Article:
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Zurich Forensic Science Institute
Specialist Unit Areas of Expertise
The Personal Identification Unit records physical attributes and takes photographs of detainees in accordance with legal requirements, using appropriate standardised methods. These include the electronic collection of fingerprints and – depending on the crime – the collection of saliva samples for the creation of a DNA profile. These data points form the basis for a positive identification of persons and are entered as evidence.
Whether it is using chemical and imaging techniques to reveal blood stains which have already been cleaned up, 3D scanning of crime scenes and other places of interest or recording close-ups of evidence in the photography studio, the Imaging Unit is responsible for technically demanding imaging procedures and stands at the ready to assist other units for any special imaging needs. In addition, images and video recordings from CCTVs and other recording devices are used for visual identification of individuals and the height determination of offenders. Biometric image measurements and 3D data assist in forensic comparisons, although they cannot replace the practised eye of the human expert.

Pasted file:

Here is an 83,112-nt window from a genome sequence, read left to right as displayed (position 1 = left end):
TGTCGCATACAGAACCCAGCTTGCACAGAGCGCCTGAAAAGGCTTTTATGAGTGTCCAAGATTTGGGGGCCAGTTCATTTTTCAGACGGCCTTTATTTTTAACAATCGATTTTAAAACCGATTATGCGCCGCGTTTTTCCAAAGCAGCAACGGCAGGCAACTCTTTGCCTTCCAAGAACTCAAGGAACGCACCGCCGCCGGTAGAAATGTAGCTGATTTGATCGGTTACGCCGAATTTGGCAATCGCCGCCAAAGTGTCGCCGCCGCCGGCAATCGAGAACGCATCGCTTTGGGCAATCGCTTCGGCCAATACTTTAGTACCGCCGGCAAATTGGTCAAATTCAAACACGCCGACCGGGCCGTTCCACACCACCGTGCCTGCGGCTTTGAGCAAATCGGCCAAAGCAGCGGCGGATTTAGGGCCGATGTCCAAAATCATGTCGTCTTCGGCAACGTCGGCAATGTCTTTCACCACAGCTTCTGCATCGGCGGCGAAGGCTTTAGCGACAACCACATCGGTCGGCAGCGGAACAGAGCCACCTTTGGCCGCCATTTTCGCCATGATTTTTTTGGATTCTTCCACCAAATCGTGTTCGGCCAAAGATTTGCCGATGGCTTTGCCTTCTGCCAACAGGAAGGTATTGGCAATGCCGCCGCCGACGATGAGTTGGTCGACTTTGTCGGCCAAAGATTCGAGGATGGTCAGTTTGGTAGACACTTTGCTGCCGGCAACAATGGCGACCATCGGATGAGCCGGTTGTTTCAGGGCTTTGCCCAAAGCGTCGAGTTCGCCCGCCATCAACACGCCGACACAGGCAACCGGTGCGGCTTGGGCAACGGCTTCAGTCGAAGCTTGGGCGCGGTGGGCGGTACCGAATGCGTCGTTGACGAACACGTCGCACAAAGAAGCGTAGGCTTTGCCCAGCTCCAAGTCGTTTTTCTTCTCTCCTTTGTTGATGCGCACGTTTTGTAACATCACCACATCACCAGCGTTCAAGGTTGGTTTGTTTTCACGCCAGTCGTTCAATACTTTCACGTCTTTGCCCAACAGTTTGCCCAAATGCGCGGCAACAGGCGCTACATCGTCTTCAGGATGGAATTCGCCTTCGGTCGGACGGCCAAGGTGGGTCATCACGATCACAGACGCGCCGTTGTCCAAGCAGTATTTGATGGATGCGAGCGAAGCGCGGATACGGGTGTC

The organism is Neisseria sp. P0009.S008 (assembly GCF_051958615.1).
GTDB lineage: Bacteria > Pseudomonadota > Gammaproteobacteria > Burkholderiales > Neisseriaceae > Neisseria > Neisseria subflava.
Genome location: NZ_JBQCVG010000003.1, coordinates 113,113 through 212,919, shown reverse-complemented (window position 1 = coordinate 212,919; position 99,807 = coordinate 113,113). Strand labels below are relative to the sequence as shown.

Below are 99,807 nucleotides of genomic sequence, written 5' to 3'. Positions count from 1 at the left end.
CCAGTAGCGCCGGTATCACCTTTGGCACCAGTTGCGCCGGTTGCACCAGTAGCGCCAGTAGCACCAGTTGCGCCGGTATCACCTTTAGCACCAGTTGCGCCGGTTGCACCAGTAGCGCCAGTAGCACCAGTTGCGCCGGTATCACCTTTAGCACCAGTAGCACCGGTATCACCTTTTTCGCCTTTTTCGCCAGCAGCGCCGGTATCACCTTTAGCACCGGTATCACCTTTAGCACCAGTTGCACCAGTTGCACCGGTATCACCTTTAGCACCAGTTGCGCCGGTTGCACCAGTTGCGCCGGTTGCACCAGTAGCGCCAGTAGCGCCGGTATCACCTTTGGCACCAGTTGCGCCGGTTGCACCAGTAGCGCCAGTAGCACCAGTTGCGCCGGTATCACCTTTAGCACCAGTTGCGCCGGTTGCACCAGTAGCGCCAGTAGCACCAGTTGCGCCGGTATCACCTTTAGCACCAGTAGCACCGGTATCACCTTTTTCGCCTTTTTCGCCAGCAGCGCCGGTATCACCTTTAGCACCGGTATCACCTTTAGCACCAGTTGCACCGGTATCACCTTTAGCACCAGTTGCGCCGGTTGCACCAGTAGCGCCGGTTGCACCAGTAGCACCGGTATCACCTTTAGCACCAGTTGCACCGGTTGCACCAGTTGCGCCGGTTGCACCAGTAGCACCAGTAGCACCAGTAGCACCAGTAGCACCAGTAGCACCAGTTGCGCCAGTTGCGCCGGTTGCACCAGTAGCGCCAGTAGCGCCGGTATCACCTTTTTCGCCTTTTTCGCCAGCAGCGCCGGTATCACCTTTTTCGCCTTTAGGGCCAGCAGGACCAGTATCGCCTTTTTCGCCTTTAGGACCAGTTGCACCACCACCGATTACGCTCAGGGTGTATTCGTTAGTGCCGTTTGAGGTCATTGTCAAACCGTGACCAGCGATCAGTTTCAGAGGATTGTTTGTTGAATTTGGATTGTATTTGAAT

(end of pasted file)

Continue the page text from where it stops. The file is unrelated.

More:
Handwriting as an attribute of personal identification. The goal of forensic handwriting comparison is to clarify the authenticity of signatures and the authors of handwritten texts. The Handwriting Unit is responsible for investigating these questions, which remain relevant despite the progressive spread of electronic writing devices. Forensic handwriting comparison is distinct from graphology, which is the study of handwriting as an expression of a person's character.
From a legal point of view, documents are texts which are both created for and suitable for the purpose of proving a fact of legal significance (StGB Art. 110). The Questioned Document Unit investigates questions of authenticity and security of documents which were produced by printing or mechanical methods. The main objects of investigation are identity documents such as passports, and texts that were either printed or copied.
The 3D Center Zurich is operated by the Institute of Forensic Medicine of the University of Zurich and the Forensic Institute Zurich.
It documents, reconstructs and visualises and is active in the fields of research, services and teaching.